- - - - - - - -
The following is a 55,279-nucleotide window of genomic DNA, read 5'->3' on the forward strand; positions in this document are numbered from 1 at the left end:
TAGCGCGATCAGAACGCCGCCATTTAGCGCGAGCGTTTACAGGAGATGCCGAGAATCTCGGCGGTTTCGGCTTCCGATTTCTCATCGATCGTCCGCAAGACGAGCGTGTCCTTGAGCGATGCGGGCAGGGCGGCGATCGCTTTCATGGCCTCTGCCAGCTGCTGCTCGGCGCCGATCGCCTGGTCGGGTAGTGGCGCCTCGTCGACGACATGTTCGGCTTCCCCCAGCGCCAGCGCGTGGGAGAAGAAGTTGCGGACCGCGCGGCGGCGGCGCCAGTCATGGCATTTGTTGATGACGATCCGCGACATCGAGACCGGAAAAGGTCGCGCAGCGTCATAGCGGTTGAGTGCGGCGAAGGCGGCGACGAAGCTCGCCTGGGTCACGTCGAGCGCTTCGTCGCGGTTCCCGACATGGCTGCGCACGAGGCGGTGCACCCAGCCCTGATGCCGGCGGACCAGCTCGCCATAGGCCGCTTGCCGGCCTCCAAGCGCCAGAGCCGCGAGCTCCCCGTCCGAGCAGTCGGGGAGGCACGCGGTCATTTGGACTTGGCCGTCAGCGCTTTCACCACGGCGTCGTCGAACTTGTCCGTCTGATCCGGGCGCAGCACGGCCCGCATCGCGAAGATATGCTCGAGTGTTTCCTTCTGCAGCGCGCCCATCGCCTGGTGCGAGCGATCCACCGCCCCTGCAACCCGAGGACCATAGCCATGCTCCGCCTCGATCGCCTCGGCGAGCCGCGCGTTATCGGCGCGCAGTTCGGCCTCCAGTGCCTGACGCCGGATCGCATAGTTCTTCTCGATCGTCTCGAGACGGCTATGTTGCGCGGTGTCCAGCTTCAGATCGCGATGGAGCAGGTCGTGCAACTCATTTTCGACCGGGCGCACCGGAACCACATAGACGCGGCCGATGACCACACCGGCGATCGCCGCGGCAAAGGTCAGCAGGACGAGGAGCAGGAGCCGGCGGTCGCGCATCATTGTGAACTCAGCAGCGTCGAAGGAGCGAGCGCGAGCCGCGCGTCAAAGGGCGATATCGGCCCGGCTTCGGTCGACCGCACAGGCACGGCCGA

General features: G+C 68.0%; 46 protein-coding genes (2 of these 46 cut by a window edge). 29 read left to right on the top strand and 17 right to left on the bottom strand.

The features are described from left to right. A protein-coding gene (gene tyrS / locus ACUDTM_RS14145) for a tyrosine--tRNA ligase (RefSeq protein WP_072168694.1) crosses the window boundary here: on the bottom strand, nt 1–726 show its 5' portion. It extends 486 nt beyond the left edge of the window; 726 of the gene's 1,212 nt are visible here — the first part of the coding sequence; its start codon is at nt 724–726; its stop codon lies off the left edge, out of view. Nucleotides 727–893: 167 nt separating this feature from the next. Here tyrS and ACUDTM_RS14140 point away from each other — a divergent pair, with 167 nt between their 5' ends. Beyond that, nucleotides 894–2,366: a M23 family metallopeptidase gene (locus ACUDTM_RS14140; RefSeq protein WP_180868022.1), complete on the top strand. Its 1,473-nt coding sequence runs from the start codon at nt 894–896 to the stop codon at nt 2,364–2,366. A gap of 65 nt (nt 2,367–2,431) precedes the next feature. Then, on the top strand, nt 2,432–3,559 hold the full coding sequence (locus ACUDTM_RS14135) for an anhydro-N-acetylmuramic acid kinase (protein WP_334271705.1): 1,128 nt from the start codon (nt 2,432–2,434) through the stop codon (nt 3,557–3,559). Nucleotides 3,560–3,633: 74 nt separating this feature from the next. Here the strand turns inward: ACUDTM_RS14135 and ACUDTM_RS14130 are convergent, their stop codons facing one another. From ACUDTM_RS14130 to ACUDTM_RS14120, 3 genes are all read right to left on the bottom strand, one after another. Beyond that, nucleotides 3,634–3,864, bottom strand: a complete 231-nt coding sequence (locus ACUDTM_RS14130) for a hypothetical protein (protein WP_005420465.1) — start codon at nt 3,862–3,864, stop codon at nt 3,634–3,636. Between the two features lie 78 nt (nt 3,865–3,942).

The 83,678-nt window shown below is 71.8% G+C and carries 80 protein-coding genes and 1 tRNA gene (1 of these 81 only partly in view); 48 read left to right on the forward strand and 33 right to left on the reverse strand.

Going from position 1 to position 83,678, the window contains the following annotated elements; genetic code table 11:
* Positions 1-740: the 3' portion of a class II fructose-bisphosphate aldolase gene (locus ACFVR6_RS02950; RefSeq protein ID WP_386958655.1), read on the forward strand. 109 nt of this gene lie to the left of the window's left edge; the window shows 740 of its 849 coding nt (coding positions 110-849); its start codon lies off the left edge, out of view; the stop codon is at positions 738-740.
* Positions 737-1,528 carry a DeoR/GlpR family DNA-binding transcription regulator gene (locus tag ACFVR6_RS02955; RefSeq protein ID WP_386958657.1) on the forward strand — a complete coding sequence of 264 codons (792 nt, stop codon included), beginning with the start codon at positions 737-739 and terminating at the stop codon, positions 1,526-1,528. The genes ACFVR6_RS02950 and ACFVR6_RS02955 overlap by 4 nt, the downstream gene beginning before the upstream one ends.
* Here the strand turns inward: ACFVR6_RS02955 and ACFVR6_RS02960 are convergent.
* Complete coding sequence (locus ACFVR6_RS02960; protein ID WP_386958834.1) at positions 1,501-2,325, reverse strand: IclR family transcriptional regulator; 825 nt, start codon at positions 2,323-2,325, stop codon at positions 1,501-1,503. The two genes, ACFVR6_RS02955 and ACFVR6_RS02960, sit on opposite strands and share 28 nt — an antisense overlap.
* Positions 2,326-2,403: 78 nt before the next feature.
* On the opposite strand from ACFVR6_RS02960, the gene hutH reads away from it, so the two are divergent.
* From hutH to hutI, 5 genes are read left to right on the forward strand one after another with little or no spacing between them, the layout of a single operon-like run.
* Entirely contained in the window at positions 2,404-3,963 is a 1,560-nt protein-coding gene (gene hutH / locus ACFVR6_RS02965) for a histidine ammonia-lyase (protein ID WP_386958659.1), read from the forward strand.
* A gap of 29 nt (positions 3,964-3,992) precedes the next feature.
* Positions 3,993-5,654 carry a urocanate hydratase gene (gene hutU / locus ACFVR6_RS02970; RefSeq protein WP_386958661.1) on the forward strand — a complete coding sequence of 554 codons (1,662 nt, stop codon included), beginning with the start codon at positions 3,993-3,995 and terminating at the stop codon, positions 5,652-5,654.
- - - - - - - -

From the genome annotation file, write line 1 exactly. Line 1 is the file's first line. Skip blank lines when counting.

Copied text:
The following is a 55,279-nucleotide window of genomic DNA, read 5'->3' on the forward strand; positions in this document are numbered from 1 at the left end: